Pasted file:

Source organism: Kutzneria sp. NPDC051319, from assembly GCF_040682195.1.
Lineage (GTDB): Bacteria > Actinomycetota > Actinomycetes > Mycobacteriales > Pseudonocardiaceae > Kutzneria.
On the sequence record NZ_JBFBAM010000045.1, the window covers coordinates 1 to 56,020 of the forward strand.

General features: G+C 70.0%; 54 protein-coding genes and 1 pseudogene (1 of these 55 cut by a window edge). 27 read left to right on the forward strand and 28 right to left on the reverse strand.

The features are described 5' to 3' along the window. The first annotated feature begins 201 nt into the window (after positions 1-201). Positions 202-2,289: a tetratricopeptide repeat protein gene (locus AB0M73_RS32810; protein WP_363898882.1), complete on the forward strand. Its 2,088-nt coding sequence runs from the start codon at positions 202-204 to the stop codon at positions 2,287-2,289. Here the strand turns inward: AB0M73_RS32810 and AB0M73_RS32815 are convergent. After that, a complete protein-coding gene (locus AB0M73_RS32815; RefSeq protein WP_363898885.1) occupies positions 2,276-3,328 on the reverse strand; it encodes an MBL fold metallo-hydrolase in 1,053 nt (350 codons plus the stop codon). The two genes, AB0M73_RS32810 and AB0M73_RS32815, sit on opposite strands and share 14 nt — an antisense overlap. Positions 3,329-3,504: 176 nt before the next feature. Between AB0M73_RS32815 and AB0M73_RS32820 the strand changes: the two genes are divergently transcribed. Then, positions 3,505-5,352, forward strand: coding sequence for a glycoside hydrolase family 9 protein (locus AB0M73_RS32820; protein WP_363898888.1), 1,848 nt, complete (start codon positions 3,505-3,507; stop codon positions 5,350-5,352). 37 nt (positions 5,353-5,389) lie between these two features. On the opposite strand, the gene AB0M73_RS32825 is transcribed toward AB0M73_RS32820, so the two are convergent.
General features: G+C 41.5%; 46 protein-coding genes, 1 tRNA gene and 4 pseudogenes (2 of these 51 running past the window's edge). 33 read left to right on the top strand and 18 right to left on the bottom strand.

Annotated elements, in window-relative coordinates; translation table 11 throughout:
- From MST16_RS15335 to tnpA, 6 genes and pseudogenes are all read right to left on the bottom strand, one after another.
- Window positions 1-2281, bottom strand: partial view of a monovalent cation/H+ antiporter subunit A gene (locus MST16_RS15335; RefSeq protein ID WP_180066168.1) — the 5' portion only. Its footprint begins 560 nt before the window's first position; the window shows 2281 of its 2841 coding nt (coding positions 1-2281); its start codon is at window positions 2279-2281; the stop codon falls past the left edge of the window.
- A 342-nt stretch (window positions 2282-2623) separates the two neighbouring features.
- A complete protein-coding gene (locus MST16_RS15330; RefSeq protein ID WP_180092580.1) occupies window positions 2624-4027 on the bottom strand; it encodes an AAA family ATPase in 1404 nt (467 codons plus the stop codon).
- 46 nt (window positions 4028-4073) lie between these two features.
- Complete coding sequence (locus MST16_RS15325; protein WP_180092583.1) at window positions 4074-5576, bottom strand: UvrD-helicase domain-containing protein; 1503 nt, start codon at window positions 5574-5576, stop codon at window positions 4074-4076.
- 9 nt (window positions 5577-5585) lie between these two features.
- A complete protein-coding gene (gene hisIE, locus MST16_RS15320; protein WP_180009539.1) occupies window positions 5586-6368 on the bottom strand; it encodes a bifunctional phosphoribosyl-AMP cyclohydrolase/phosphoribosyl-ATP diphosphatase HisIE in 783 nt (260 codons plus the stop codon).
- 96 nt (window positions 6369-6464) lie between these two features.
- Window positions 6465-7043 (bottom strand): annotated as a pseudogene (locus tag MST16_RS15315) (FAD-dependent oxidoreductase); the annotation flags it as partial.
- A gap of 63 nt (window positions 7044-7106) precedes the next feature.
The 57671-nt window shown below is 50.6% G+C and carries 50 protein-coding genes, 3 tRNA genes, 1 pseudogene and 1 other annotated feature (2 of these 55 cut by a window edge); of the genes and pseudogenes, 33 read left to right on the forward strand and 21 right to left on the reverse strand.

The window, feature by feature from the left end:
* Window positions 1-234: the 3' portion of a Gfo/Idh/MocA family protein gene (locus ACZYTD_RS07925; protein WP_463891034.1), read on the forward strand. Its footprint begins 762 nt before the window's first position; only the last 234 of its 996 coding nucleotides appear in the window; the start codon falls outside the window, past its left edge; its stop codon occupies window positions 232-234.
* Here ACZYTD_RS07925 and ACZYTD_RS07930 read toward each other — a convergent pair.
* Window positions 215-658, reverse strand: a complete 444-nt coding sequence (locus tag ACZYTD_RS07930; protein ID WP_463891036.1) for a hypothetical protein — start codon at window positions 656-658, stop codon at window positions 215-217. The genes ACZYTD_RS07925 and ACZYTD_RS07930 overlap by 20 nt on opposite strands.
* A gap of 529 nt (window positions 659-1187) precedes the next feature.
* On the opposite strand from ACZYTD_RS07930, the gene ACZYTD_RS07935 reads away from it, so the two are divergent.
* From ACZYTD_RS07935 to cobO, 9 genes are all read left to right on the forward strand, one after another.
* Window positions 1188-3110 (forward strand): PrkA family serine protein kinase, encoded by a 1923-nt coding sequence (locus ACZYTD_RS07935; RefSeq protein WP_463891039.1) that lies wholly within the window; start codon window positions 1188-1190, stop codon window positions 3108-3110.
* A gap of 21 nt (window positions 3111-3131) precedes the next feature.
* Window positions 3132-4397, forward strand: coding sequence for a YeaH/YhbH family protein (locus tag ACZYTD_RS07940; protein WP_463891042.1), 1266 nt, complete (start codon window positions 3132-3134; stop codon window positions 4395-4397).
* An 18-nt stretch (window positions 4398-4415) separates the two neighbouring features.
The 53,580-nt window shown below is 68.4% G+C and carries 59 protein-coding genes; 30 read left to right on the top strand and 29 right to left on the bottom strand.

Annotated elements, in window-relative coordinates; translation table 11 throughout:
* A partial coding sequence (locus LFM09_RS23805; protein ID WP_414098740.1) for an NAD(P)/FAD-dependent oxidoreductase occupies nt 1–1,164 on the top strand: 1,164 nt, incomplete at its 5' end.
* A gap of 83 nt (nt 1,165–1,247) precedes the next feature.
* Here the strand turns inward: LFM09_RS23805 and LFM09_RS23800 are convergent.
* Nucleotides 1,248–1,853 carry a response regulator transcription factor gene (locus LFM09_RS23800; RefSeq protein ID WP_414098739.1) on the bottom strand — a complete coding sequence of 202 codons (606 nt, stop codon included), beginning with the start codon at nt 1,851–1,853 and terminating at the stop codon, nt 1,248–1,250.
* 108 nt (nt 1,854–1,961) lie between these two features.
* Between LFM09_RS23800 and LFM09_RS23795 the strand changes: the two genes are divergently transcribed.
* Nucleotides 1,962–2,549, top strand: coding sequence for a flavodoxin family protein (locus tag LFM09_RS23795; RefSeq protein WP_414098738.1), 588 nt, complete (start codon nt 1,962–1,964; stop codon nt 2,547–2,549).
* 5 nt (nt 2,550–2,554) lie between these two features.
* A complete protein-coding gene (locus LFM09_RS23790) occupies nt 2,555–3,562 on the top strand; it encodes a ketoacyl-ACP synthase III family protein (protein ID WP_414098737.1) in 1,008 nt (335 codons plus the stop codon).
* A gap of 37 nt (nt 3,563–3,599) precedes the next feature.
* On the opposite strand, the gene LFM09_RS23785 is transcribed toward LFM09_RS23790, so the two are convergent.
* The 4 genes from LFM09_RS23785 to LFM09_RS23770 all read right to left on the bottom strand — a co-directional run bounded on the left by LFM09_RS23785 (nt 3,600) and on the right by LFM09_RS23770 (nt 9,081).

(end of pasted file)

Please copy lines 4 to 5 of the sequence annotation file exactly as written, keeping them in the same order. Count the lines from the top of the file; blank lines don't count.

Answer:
General features: G+C 70.0%; 54 protein-coding genes and 1 pseudogene (1 of these 55 cut by a window edge). 27 read left to right on the forward strand and 28 right to left on the reverse strand.

The features are described 5' to 3' along the window. The first annotated feature begins 201 nt into the window (after positions 1-201). Positions 202-2,289: a tetratricopeptide repeat protein gene (locus AB0M73_RS32810; protein WP_363898882.1), complete on the forward strand. Its 2,088-nt coding sequence runs from the start codon at positions 202-204 to the stop codon at positions 2,287-2,289. Here the strand turns inward: AB0M73_RS32810 and AB0M73_RS32815 are convergent. After that, a complete protein-coding gene (locus AB0M73_RS32815; RefSeq protein WP_363898885.1) occupies positions 2,276-3,328 on the reverse strand; it encodes an MBL fold metallo-hydrolase in 1,053 nt (350 codons plus the stop codon). The two genes, AB0M73_RS32810 and AB0M73_RS32815, sit on opposite strands and share 14 nt — an antisense overlap. Positions 3,329-3,504: 176 nt before the next feature. Between AB0M73_RS32815 and AB0M73_RS32820 the strand changes: the two genes are divergently transcribed. Then, positions 3,505-5,352, forward strand: coding sequence for a glycoside hydrolase family 9 protein (locus AB0M73_RS32820; protein WP_363898888.1), 1,848 nt, complete (start codon positions 3,505-3,507; stop codon positions 5,350-5,352). 37 nt (positions 5,353-5,389) lie between these two features. On the opposite strand, the gene AB0M73_RS32825 is transcribed toward AB0M73_RS32820, so the two are convergent.